Since the launch of Metronome, back in early 2018, I have been following them closely. It's an interesting project.
Essentially, MET allows you to move the same value from one chain to another. You can for example send MET from Ethereum to Ethereum Classic. You may think that's not revolutionary, because you could use atomic swaps with a copy of the same token on the other chain to do the exact same thing, but here is the catch: it's the same token.
So, when sending MET from one chain to another one, you are basically taking the same Metronome from the Ethereum blockchain, and placing it inside the Ethereum Classic blockchain. The interesting thing with that, is that to port MET from one chain to another one, you need what are called Validators. These Validators need to lock up the currency of the chain they are based on, to become a validator, making Metronome essentially an impossible-to-destroy currency, even more than Bitcoin. Because if you want to take down Metronome, you would first need to take down all these different chains, before being able to take down MET.
On top of that, there are some really interesting aspects to it. Example: you could theoretically create a Monero sidechain for example, made specifically for MET, allowing you to store fully privately your Metronome. Want to use them? No problem, just port them over to Ethereum, and you can start using them in dApps and other services. A merchant only accepts Bitcoin? No problem, port your MET over to the Bitcoin blockchain (thanks to RSK smart contracts) and pay him, on his Bitcoin address, with MET. Want to pay with insanely low fees, let's have MET on the Lightning Network, or on Nano, or whatever chain or solution which allows you to move value cheaply.
Revolutionary, isn't it?
While it is indeed quite exciting, and would certainly fit perfectly well for something like DeFi for example, Metronome has its flaws. Not the system I mean, but the project in itself.
First, the team is awfully slow to develop the project, and accumulates the latencies. Initially, they were supposed to roll out a new Metronome smart contract for the Qtum blockchain during the end of last year, and launch again a new one for the RSK (Bitcoin) blockchain at the beginning of this year, but, the development of the Qtum smart contract isn't even finished yet.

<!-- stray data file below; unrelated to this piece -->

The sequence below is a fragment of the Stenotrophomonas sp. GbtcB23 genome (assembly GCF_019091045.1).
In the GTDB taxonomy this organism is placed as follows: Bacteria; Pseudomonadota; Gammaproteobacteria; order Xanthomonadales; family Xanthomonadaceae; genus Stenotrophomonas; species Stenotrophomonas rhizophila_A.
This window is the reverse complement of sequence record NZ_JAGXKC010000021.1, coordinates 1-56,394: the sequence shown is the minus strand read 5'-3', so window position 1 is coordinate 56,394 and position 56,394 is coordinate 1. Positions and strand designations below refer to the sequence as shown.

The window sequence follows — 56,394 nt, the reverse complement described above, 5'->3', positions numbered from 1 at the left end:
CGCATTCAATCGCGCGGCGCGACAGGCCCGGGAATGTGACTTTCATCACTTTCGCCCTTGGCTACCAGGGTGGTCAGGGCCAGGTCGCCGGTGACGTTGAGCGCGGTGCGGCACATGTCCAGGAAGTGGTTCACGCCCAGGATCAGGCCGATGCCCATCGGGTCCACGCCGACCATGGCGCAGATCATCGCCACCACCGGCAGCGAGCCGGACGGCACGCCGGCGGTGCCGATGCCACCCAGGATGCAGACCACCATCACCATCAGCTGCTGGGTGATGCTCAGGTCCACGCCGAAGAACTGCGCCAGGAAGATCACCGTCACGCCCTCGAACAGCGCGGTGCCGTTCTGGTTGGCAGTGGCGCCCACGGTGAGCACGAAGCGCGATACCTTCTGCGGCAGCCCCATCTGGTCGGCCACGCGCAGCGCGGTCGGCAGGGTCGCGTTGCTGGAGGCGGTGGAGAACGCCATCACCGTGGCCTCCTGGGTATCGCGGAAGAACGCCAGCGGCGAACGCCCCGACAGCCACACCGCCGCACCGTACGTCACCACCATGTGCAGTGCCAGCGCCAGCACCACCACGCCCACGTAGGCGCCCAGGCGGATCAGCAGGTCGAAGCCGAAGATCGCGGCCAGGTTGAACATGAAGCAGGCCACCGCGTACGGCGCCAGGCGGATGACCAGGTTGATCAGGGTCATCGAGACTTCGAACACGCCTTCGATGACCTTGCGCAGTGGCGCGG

Besides, who the hell uses Qtum? Or Ethereum Classic? It would have been much more thoughtful in my opinion to focus first on Ethereum, and get MET adopted there, and then expand slowly towards other chains, like Tezos, RSK, Cardano, Algorand,... Chains which actually may have a future. ETC hasn't a future, nor has Qtum, nor has EOS which they are currently considering as a new chain to build a MET smart contract on.
Second, the marketing is horrible. Actually, wait. Is there even "marketing"? There has been 0 marketing since the beginning of the project. Besides a few useless meet-ups, and some little extra articles where the team answers exactly three questions, which are even more useless. When you are in the content marketing "business", you need to be TRULY helpful to people, that's the trick. And a way Metronome could do that, could be to create DeFi guides using Metronome for example. Oh wait, Metronome isn't even compatible with DeFi yet. Ok, well, then they could create long, interesting pieces about the tech behind it, and the future of Metronome, if there even is one. That would be interesting for people.
Third, there is this horrible communication, and coordination. This project is really badly managed, in terms of strategy, vision, marketing, but also communication. We still don't know why there have been such delays. We still don't know if by the end of the year, they will be able to create a Metronome smart contract on top of EOS and Cardano like they were initially planning to. You have to regularly communicate with the community, and not have a Community Manager constantly giving the same answers like a robot.
So, while the tech behind Metronome is incredibly interesting, and a future based on Metronome would be awesome, and while I really want to believe in this project, it's definitely (currently) not worth your money.